Submarine and frigate refits, new inshore patrol vessels and a new hydrographic survey vessel are some of the markers of progress the SA Navy has reached on its Journey to Greatness, SA Navy Chief, Vice Admiral Monde Lobese has affirmed.
Speaking on 2 December at the SA Navy Gala Evening held at Unisa, Lobese said the SA Navy “is ready to rise again. The SA Navy has charted the course. I am leading the South African Navy to the Journey of Greatness.”
In his prepared remarks, he reminded guests that at last year’s SA Navy Gala Evening, he said the Navy had a mammoth task ahead, with an immediate focus of taking the navy back to where it belongs – at sea – in spite of the budget conundrum confronting it.
“I am very happy to report that the National Treasury has made R1.4 billion available over the three year’s medium cycle to refit our ships and submarines,” Lobese said during the Saturday evening function. “Very soon, Armscor will pronounce on the refit contractor who will work hard to complete the refits of one frigate and one submarine. The SA Navy, Armscor and the refit contractor will work hard together to get our ships to sea. This will allow our ships to again project the might of the SA Navy.”
Lobese explained that the Navy’s leadership has resolved to renew the organisation as part of its Journey to Greatness. “We have taken the fix and now we are plotting a way forward in realisation of this greatness,” he said, adding it will require collaboration and cooperation across the entire spectrum. “The Journey to Greatness is not a destination but an ongoing pursuit of growth and self-improvement.”
The SAN Chief reminded assembled guests that the maritime arm of the SA National Defence Force has made some in-roads in terms of capacitation to better execute its mandate. “As recent as this past October in Durban, Damen Shipyards Cape Town delivered the second Multi Mission Inshore Patrol Vessel, SAS King Shaka Zulu,” Lobese said. The ship is undergoing Operational Training and Evaluation that will be followed by her commissioning.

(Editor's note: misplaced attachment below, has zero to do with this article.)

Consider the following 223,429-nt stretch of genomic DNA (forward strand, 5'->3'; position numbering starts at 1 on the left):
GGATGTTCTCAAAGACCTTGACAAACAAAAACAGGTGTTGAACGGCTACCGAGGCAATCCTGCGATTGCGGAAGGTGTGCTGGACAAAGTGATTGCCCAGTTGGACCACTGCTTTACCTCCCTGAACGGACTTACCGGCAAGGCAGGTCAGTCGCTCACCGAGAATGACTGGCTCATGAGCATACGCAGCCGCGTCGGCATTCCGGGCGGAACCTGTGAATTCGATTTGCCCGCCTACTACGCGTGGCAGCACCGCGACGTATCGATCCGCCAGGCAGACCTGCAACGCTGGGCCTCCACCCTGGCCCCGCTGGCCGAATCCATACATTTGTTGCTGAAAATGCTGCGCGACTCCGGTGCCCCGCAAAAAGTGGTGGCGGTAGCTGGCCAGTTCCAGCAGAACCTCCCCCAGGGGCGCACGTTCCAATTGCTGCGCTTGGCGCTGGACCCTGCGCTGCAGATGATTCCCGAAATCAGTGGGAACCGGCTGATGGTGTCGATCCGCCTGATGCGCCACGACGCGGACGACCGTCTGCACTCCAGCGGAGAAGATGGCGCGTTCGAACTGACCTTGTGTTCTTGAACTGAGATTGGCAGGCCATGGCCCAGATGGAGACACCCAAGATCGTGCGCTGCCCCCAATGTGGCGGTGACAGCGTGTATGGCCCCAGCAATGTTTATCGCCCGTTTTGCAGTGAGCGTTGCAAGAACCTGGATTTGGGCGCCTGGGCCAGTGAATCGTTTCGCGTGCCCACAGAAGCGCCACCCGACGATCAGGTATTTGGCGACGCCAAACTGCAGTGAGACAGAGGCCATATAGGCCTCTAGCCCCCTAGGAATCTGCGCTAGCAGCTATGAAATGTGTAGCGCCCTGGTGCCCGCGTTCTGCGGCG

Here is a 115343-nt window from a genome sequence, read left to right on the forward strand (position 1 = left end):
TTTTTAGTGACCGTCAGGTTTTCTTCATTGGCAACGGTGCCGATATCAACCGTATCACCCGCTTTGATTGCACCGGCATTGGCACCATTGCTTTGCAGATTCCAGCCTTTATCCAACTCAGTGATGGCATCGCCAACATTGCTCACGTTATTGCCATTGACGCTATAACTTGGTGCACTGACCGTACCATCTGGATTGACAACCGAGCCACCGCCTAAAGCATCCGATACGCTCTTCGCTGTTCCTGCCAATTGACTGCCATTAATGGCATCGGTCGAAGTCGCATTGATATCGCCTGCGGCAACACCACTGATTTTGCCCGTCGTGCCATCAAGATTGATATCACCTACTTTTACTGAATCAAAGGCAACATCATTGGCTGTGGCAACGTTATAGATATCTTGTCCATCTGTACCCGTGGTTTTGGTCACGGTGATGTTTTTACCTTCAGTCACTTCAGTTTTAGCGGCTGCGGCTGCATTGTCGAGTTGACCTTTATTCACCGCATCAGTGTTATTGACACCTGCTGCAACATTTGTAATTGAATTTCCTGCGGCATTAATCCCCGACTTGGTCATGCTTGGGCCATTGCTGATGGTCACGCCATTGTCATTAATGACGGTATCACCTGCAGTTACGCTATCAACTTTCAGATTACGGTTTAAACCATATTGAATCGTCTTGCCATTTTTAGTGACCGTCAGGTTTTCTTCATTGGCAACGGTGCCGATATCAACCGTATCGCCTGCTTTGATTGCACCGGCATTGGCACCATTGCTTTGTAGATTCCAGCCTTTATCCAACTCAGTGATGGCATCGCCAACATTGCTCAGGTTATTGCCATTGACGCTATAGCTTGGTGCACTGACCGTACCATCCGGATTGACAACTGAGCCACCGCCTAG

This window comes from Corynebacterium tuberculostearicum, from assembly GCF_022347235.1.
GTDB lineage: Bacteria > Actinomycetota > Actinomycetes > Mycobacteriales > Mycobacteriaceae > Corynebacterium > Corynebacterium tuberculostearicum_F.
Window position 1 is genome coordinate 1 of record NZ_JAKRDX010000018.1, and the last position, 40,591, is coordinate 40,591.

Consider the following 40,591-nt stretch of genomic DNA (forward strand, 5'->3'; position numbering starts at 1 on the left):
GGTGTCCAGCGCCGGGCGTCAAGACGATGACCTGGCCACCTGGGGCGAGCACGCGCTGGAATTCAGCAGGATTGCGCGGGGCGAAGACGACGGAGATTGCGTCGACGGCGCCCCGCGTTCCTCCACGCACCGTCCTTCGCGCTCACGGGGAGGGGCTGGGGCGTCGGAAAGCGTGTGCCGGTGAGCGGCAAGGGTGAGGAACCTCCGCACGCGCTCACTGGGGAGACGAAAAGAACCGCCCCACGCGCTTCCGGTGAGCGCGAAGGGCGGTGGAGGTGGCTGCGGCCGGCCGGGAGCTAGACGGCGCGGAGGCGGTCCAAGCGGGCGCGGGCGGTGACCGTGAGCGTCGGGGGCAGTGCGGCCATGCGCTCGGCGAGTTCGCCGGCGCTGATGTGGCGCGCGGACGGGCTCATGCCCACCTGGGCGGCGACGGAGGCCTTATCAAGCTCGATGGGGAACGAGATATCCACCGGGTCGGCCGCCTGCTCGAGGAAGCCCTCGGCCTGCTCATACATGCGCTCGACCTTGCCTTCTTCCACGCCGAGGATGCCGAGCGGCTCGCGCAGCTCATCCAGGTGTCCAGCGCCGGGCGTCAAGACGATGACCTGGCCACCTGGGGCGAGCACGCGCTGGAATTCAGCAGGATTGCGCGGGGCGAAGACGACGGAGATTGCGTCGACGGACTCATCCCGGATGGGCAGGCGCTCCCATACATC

“The commissioning will signify the operational capability of the ship and that she is ready to fulfil her duty in patrolling our long coastline against any maritime threats and criminals who think that they can undermine our country,” the Vice Admiral said.
The construction of the last Multi-Mission Inshore Patrol Vessels, SAS Adam Kok, is on track and it is due to be delivered next year (SAS King Sekhukhune I is already in service). These new vessels are the first locally built large vessels for the SA Navy since 1986 following the SAS Drakensberg and three Warrior Class Strike craft that were built in Durban.
“The construction of the Multi-Mission Inshore Patrol Vessels is a major rejuvenation of the South African shipbuilding industry. This industry is again emerging from its slumber, to take part in Government’s Operation Phakisa, which seeks to unlock the vast economic potential of the Blue Economy,” Lobese stated.
“These vessels will provide the SA Navy with a robust patrol capability due to their flexibility. Furthermore, they will have the ability to conduct multiple missions such as patrolling our coastal waters, conducting mine countermeasures, torpedo recovery and deep diving support operations.
“With the same hard-work and dedication we will see Project Hotel also come into fruition and yield the much needed relief that our hydrographers so desperately need. The aim of this project is to capacitate our hydrographic capability by replacing the ageing SAS Protea with a Hydrographic Survey Vessel and three Survey Motor Boats as well as upgrading the South African Naval Hydrographic Office production system,” he explained.
However, Lobese was adamant that the three new inshore patrol vessels are not enough to protect South Africa’s maritime resources from sea robbers. “In fact, we need 15 of these inshore patrol vessels, and at least 12 of the larger offshore patrol vessels. In addition to this we need two hydrographic survey vessels, as well as three combat support vessels. Should this not happen, we as your Navy will not be able to stop the ever-rising scourge of maritime crime and illegal, unregulated and unreported fishing.”
Returning to more positive developments, the SAN Chief revealed that the Chief Director Maritime Strategy, Rear Admiral Mkhonto, “is hard at work in ensuring the enhancements of the Maritime Domain Awareness Centres,” which will enable the SA Navy to respond swiftly to illicit and piracy activities in its waters.
“These Maritime Domain Awareness centres will allow the South African Navy to integrate and share our maritime picture with those of our neighbouring countries. There have been so many of my counterparts in our neighbouring countries who have pleaded with me to provide this cooperation with them. As you can imagine, threats to our maritime security requires a cooperative response. We simply cannot try to meet this challenge on our own, a properly functioning Maritime Domain Awareness network will be the eyes and ears of the security forces of the entire African continent,” he said.